FAQs about the Chinese Program
What are the requirements to major/minor in Chinese?
The BA in Chinese is a four-year degree. Please visit Major Requirements to view the requirements for a Chinese major, and Minor Requirements to view the requirements for a Chinese minor. For course descriptions, visit Courses or consult the General Catalog.
Where can I go to find more information about the UI Chinese Program?
There are a number of alternatives for those looking for additional information. You might take a moment to peruse the Department of Asian Languages and Literatures website. If you are in the Iowa City area feel free to stop in 111 Phillips Hall. Those who have specific questions might receive speedy responses to e-mail sent to instructors who teach in that area. Also, the Chinese Program Coordinator always welcomes questions from those eager to begin and/or continue their Chinese language study.
Is there a study abroad component/program?
The Chinese Program and the Department strongly encourages students to study abroad. The University of Iowa offers the Iowa in Tianjin Program for students to study in Tianjin, China during summers or regular semesters. In addition, UI participates with CIEE (Council on International Educational Exchange) as an Academic Consortium member institution. This means secure and accredited programs are already in place for students' study abroad in four exciting locations across greater China. Students can choose from Peking University in Beijing, Nanjing University in Nanjing, East China Normal University in Shanghai, and National Chengchi University in Taipei. A first and foremost source of information is Sterling Bacher in the Office of Study Abroad (335-0353), located in 1111 University Capitol Centre. Make sure to ask about scholarships and funds available to help underwrite the costs of travel.
Is more emphasis placed on speaking and listening or reading and writing?
Proficiency is the ultimate goal of our program. To achieve this goal the four skills mentioned above are integrated into a general proficiency model. Certainly, at the start of one's study speaking and listening play a prominent role. However, this is only the means to the continuation of language acquisition. In higher level classes, reading and writing (characters might look difficult, but there is actually a system involved) serve as catalysts for speaking and listening endeavors.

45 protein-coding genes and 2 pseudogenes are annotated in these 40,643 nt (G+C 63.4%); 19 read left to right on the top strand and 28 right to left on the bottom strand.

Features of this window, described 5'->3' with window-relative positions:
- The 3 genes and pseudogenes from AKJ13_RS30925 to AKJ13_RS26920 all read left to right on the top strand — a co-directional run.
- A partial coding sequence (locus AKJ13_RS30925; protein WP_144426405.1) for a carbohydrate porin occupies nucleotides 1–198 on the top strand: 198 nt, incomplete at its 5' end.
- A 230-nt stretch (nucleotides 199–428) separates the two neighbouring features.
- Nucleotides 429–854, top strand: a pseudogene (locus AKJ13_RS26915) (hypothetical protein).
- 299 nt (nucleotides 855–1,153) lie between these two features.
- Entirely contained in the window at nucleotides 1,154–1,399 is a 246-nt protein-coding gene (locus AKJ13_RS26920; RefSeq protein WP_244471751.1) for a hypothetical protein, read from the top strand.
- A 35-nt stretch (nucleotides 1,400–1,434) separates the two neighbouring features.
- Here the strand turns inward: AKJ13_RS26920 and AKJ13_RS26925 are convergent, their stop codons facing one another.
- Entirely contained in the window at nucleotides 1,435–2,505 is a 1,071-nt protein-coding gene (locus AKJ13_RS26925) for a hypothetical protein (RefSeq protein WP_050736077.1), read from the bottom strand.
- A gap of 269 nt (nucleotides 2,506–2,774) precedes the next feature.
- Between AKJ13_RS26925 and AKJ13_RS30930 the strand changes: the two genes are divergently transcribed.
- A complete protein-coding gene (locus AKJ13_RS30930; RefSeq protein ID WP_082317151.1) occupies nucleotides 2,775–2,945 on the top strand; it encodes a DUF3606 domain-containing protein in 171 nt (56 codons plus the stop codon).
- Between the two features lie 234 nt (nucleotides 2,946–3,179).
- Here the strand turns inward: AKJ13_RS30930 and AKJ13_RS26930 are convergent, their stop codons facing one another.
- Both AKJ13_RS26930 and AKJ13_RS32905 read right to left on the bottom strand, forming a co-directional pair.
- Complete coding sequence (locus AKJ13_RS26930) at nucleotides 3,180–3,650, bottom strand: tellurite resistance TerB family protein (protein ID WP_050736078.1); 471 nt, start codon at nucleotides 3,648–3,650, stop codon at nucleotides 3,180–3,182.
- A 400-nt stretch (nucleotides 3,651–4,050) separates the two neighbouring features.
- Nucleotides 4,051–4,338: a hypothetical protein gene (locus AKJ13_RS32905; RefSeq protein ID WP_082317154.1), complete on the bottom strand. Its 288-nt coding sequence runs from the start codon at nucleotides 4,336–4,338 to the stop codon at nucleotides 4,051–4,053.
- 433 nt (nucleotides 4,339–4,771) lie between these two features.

Those who already speak and understand Mandarin but do not read or write are encouraged to register for the Chinese Heritage class. In this course emphasis is placed on using student's Chinese abilities to further their proficiency.
Are scholarships available?
Naturally. The Department has a list of scholarships and fellowships available. If you are in or around Iowa City, applications can be picked up in 111 Phillips Hall when they are received. Make sure to inquire about the Stanley Fellowship and Cheng/Liu Scholarship.
What is expected of students during class?
We keep our class sizes small (5-15) with the explicit purpose of engaging our students with the Chinese language. Students participate in drills and activities, designed by the instructors, that allow students to communicate in Chinese. Students also enjoy weekly one on one interview sessions with instructors for more personal attention. In higher level classes, students read texts and discuss or present their ideas in spoken or written form. Because participation is so important it is necessary for students to come to each class.
Will I learn anything about Chinese culture?
Absolutely! Culture is an integral part of any language. Simply knowing the sounds which could be interpreted by listeners as "hello" might be poorly applied when cultural considerations are ignored. To speak Chinese proficiently, learners need to avoid undo attention, and can by applying appropriate cultural behavior. When the culture is ignored, the language is not learned.
Do I need to take a placement test?
Maybe. Placement tests are offered immediately prior to the start of each semester. If you have had some Chinese before or have experience with the language, please contact Dr. Helen Shen for an placement interview first. Based on the interview, a decision will be made regarding whether you should take a placement test. In general, placement tests are held on Friday morning around 10 am prior to the first day of classes. For detailed information, visit Chinese Placement Test.
For further inquiries, e-mail the Chinese Program Coordinator.